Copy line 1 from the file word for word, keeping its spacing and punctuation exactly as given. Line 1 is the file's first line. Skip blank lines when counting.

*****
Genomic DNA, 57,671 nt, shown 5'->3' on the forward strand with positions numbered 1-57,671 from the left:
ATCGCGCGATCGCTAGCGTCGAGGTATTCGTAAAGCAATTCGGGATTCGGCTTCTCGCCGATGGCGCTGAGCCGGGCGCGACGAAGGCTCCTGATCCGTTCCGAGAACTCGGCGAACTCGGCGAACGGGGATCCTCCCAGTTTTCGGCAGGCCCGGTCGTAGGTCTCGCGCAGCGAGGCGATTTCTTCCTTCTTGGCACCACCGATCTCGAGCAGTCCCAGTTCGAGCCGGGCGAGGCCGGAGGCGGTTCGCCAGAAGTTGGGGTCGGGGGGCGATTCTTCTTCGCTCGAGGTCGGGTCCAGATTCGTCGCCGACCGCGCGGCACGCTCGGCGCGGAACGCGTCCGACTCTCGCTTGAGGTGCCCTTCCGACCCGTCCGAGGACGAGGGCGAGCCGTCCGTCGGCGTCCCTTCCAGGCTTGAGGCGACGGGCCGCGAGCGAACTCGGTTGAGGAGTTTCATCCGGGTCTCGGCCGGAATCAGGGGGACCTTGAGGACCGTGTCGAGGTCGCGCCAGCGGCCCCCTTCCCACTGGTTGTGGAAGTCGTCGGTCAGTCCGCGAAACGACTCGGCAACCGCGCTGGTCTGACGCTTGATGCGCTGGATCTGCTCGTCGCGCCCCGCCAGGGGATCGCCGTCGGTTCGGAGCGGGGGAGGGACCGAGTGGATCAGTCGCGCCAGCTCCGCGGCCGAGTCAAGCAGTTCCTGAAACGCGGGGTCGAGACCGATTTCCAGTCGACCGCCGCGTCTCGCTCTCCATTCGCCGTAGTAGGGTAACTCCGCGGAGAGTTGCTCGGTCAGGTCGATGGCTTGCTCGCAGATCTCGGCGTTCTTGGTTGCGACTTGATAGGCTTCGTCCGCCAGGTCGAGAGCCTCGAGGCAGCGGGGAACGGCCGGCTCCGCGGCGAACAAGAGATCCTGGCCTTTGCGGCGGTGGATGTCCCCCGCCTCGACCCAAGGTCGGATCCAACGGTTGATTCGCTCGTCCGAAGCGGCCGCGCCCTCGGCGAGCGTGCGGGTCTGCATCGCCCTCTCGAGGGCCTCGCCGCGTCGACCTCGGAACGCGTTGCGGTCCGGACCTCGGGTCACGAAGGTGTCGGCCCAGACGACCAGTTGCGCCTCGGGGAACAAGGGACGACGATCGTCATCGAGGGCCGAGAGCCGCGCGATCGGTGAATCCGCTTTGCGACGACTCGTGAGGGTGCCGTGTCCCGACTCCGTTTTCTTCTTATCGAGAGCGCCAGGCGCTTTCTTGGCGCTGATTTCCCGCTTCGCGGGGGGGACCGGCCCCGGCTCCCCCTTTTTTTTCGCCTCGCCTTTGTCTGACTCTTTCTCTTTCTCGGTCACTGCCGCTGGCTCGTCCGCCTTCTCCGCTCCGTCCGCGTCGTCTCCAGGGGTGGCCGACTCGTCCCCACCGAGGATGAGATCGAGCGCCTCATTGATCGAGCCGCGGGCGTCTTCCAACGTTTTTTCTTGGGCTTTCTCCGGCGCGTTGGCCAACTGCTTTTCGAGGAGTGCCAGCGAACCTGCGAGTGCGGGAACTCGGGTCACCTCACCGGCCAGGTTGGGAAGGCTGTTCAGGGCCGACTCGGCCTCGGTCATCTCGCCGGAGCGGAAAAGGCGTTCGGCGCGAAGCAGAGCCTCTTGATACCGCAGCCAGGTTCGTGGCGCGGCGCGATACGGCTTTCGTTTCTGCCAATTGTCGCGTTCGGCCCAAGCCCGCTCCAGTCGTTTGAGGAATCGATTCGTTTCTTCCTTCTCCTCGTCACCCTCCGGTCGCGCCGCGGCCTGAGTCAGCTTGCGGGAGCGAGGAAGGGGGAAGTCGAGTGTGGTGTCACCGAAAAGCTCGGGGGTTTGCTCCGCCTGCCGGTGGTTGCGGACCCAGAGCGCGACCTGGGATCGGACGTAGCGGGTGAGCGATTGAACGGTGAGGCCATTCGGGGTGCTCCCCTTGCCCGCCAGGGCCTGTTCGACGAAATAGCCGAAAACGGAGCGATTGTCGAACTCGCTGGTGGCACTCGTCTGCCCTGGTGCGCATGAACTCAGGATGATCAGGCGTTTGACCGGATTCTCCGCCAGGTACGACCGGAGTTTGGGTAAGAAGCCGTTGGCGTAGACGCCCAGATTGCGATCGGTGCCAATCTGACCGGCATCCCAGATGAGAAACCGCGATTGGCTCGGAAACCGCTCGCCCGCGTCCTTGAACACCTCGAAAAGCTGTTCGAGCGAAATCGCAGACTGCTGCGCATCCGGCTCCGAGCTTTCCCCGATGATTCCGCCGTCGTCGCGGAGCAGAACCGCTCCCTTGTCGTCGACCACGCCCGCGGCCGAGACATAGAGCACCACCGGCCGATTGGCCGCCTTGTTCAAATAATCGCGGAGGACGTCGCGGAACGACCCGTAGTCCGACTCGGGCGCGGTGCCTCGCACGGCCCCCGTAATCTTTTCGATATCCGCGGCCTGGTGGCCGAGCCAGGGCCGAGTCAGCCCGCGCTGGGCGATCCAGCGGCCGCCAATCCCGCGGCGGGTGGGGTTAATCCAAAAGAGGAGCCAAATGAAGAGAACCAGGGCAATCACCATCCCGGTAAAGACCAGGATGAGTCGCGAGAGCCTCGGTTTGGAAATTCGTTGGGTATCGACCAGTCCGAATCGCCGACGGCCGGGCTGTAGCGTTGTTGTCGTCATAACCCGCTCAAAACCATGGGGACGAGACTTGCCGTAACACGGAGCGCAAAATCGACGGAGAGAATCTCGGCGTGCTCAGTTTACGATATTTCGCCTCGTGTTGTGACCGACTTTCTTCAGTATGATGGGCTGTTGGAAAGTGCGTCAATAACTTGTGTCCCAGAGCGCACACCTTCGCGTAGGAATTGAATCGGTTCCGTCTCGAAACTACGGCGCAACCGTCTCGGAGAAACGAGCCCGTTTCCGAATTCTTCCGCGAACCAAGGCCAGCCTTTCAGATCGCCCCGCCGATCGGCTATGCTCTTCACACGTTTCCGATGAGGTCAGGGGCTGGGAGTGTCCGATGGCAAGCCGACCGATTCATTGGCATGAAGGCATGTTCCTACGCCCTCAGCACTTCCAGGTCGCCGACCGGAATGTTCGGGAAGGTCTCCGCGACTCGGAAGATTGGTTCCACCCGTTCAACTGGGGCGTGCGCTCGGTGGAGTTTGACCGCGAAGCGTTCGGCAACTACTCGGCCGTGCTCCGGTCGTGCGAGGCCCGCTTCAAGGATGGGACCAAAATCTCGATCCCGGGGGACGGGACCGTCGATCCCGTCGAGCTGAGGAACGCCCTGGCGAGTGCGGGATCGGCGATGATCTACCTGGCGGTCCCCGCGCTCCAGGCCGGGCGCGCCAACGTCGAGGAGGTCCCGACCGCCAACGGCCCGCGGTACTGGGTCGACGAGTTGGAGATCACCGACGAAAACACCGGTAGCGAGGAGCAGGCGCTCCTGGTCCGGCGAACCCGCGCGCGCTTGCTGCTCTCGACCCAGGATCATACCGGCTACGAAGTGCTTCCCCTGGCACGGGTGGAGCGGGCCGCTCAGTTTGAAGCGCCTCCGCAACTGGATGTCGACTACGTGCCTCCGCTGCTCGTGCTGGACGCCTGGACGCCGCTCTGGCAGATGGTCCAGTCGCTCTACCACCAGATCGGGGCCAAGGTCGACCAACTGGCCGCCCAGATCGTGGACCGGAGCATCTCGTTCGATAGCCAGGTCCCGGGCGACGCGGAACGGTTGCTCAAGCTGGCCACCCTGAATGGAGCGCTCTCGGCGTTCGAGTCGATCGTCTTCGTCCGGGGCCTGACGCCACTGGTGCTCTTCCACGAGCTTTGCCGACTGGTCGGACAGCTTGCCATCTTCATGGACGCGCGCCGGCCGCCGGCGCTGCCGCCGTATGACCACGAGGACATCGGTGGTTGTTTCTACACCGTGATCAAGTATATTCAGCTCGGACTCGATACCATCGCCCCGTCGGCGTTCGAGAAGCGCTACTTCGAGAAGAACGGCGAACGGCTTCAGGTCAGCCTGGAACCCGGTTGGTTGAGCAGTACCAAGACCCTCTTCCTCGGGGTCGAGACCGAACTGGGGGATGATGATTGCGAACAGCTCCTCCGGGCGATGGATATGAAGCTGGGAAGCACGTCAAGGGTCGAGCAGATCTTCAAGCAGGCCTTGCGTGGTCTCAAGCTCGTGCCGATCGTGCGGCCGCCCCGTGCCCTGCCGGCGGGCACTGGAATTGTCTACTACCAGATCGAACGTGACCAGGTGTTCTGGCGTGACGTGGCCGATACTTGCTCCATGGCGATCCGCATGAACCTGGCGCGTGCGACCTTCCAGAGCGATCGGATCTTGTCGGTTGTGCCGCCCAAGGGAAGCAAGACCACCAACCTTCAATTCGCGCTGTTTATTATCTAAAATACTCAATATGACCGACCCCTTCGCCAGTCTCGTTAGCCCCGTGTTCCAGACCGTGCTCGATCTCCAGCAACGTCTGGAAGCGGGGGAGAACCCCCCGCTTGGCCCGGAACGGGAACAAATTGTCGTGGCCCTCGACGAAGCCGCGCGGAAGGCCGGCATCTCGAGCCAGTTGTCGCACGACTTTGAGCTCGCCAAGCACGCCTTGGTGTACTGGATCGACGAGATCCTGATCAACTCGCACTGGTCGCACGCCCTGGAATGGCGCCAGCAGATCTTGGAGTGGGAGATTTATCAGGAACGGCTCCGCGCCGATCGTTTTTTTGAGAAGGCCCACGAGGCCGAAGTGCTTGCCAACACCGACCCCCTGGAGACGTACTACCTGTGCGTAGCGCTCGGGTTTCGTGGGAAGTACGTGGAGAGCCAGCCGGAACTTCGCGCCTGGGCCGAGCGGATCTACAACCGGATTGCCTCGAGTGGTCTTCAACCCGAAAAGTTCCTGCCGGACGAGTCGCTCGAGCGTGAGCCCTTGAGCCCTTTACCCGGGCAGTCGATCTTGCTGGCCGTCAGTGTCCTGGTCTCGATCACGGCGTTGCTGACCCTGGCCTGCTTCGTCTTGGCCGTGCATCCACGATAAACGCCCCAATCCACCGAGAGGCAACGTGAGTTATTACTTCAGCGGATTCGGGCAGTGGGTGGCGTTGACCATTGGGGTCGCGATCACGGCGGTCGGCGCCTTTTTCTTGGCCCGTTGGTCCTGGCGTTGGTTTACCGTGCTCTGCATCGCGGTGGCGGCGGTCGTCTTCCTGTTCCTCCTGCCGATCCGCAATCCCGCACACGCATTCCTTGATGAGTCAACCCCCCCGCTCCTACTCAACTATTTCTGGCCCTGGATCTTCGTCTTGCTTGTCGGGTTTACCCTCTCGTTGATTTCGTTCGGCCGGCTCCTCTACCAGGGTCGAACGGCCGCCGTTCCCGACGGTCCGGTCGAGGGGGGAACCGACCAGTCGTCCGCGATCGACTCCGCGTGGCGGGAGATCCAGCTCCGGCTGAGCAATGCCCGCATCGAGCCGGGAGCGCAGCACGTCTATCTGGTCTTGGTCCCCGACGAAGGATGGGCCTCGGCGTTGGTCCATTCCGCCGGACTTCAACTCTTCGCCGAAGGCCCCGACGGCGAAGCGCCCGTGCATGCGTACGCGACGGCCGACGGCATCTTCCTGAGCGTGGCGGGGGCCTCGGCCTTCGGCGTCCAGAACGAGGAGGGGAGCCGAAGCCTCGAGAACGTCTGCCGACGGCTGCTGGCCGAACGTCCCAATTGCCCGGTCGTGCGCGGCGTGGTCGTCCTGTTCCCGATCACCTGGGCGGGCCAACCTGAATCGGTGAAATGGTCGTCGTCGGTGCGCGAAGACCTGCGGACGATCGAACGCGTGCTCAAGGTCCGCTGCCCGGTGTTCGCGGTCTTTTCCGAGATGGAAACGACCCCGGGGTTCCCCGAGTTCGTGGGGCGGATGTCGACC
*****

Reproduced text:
Genomic DNA, 57,671 nt, shown 5'->3' on the forward strand with positions numbered 1-57,671 from the left: